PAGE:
Why it would work: Pochettino recently said he'd be interested in an international job. His high-pressing, attacking football is the stuff we dreamed of Berhalter delivering. At Espanyol, Southampton and Tottenham, Pochettino built a reputation for turning young talent into world-class players. 

Why it won't: He's being rumored as the next manager of either England or Real Madrid. We can't compete with that. 

Marcelo Gallardo

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Why it would work: The three-time South American Coach of the Year is unemployed after stepping down following eight hugely successful years as River Plate manager, and you know he has unfinished business in the United States after being a massive flop as a D.C. United Designated Player. 

Why it won't: He's wanted by Mexico and also seen as the ideal successor to Diego Simeone at Atlético Madrid. 

Steve Cherundolo

Why it would work: Cherundolo is kind of like Berhalter 2.0. Berhalter was an early trailblazer for Americans abroad, but Cherundolo was so successful in Germany that he earned the nickname "the Mayor of Hannover." Berhalter had a great international career with 44 caps, Cherundolo had an even better one with 87. Berhalter had success as manager of the Columbus Crew in MLS, Cherundolo won MLS Cup with LAFC.

So logically, if Berhalter brought us to the Round of 16, Cherundolo gets us to the quarterfinals or beyond. 

Why it won't: Hiring him right now really wouldn't make sense. He cut his teeth as an assistant and youth coach, but Cherundolo's just getting started as a senior manager. Personally, I hope he gets a good opportunity in Germany soon.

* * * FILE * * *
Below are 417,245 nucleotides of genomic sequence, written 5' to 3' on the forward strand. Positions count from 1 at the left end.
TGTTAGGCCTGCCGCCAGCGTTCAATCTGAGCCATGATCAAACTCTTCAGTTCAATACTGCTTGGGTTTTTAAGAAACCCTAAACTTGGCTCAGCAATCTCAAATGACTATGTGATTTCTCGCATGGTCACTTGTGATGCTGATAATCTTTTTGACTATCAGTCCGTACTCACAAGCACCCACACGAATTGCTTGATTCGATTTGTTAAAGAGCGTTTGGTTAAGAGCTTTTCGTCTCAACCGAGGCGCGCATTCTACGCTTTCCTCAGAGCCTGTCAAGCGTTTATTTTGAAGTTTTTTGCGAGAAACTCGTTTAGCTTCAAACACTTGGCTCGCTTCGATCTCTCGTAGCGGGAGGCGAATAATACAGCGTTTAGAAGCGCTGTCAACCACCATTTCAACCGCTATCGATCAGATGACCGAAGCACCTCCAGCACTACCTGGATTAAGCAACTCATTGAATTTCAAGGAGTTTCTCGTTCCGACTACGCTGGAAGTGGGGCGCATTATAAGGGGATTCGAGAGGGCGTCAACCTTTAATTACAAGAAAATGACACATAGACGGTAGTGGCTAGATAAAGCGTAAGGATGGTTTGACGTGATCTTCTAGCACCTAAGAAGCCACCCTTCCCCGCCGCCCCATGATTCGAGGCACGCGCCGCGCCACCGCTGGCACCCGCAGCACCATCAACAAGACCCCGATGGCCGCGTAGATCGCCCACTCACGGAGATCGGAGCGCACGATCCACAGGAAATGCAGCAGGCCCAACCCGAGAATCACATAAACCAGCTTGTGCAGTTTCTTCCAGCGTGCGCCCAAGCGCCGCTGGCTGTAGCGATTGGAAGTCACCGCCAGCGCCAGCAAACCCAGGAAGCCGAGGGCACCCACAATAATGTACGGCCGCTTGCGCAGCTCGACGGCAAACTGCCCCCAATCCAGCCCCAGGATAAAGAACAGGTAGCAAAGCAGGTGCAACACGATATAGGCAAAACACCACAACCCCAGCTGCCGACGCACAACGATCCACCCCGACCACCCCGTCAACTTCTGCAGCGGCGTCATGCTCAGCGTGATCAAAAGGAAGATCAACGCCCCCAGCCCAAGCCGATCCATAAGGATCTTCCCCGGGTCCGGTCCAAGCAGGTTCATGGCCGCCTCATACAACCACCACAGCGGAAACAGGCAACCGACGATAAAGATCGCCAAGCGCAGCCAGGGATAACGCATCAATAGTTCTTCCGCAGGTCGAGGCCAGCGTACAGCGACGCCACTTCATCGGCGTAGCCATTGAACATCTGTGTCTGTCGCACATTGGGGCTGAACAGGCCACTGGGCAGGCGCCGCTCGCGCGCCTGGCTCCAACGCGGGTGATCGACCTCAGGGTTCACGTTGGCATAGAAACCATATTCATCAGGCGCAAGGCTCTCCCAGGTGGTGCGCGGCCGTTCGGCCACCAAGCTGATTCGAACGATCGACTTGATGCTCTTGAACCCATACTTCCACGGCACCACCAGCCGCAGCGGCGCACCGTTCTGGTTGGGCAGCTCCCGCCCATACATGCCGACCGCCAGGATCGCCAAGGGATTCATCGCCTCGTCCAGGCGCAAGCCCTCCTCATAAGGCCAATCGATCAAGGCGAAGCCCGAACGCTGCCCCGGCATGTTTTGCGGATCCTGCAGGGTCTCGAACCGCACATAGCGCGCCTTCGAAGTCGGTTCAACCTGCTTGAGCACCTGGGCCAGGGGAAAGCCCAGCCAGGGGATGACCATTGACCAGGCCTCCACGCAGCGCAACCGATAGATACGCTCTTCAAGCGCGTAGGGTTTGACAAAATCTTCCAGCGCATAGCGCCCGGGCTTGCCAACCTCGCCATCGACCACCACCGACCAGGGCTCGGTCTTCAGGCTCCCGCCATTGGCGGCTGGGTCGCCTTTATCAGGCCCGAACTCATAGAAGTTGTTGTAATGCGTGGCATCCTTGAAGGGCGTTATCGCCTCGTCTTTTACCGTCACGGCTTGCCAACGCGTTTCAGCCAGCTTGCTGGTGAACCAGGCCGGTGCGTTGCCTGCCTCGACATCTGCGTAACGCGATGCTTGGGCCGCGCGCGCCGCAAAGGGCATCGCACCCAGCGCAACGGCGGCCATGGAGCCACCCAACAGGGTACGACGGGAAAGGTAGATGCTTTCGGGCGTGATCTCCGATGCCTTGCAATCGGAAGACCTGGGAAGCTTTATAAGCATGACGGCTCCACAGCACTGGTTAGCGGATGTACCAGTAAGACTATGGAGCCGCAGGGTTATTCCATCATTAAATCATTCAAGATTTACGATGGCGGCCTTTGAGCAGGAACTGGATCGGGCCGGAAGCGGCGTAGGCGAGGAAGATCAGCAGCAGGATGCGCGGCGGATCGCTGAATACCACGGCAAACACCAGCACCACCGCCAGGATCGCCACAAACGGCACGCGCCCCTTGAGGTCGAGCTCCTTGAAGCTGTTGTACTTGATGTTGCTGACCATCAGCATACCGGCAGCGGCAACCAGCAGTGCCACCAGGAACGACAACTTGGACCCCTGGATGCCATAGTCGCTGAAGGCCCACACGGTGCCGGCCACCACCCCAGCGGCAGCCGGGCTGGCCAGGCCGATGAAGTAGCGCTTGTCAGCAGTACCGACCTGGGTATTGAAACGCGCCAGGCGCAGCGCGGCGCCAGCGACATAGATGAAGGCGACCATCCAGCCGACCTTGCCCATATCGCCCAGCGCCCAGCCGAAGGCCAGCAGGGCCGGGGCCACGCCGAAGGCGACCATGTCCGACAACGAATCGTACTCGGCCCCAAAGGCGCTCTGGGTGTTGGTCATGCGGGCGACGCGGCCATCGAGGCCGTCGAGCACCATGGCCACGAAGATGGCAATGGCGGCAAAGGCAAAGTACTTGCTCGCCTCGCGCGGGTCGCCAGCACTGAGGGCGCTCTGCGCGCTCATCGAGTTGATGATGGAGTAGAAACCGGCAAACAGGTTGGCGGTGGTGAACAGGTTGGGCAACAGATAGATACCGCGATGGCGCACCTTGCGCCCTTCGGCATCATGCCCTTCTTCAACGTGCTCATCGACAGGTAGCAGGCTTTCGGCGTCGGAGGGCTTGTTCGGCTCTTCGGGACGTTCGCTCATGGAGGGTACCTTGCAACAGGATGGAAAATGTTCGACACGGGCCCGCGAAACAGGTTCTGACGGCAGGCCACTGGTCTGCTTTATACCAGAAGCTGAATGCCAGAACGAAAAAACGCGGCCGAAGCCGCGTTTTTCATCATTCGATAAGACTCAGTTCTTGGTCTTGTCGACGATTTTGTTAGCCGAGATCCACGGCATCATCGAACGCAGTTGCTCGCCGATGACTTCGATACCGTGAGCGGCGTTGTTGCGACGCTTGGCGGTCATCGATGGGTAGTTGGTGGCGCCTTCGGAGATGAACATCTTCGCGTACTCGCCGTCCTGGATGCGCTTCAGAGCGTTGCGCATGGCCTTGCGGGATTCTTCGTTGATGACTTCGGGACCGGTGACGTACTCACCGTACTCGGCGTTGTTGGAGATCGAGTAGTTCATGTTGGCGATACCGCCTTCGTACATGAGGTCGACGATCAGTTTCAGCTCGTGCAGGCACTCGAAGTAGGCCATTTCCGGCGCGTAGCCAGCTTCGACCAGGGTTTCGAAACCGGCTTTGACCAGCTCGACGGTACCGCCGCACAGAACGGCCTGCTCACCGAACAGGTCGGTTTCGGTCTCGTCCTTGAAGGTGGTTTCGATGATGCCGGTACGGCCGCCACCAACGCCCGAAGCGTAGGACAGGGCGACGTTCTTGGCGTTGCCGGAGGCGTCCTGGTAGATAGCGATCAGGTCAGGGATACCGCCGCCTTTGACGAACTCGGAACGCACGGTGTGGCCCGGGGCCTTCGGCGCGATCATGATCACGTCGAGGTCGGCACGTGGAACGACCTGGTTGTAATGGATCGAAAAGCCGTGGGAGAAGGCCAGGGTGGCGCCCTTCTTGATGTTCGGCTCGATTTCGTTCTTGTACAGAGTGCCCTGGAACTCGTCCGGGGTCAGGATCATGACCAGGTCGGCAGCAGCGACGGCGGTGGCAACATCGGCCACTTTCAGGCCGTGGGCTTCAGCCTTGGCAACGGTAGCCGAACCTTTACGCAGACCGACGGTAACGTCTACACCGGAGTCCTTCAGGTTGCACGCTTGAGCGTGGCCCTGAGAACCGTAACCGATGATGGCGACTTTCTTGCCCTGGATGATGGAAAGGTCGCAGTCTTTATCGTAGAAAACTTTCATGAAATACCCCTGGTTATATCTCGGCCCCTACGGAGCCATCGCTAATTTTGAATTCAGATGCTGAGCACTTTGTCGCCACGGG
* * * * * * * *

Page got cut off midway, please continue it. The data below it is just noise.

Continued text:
Thomas Tuchel

Why it would work: He's got his critics, but you don't have to listen to the polyglot long to understand his rapid ascent in management and why he commands so much respect from his peers. 

Why it won't: Christian Pulisic would never play for the national team again. 

Domenico Tedesco

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Why it would work: When Weston McKennie arrived at Schalke, Tedesco gave him plenty of playing time in a variety of positions. McKennie says a lot of his rapid development at Arena AufSchalke was down to Tedesco, and the Italian-German manager is currently without work after a short stint at RB Leipzig that included a DFB-Pokal triumph.  

Why it won't: He's 37. It'd be an insanely risky hire. 

Rafael Benítez

Why it would work: Let's be real. This isn't FIFA 23 — our young guys aren't going to gain +2 overall skill each year on a frictionless development path to the 2026 World Cup. Don't be surprised if a couple of the guys slated for greatness are back in MLS in four years. See what I'm doing? I'm being pragmatic, and no one does pragmatism better than Rafa. He got DeAndre Yedlin thinking defense first.   

Are we going to "change the way the world views American soccer?" Not in an aesthetically pleasing way, but they'll sure as hell see us differently when we lift the trophy after grinding out results and winning the final in a shootout after 120 scoreless minutes. 

Why it won't: His profile has cooled after failing in the Chinese Super League and at Everton. We might not want to adopt the 5-4-1 with our golden generation.  

Brian Schmetzer

Why it would work: If you lead an MLS team to the Concacaf Champions League crown, you get a crack at the national team. Those are the rules. In a league that prides itself on parity, making MLS Cup four out of the last seven years isn't bad either.

Why it won't: He's not a sexy option, especially when you consider the man coming up next.

Hervé Renard

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Why it would work: A two-time AFCON champion, three-time CAF Coach of the Year and engineer of one of the World Cup's greatest upsets (Saudi Arabia 2 - 1 Argentina), Renard and his white shirt could absolutely transform the fortunes of the USMNT.

Why it won't: Saudi Arabia handed him a contract through 2027 that includes Saudi Arabia levels of money. Damn.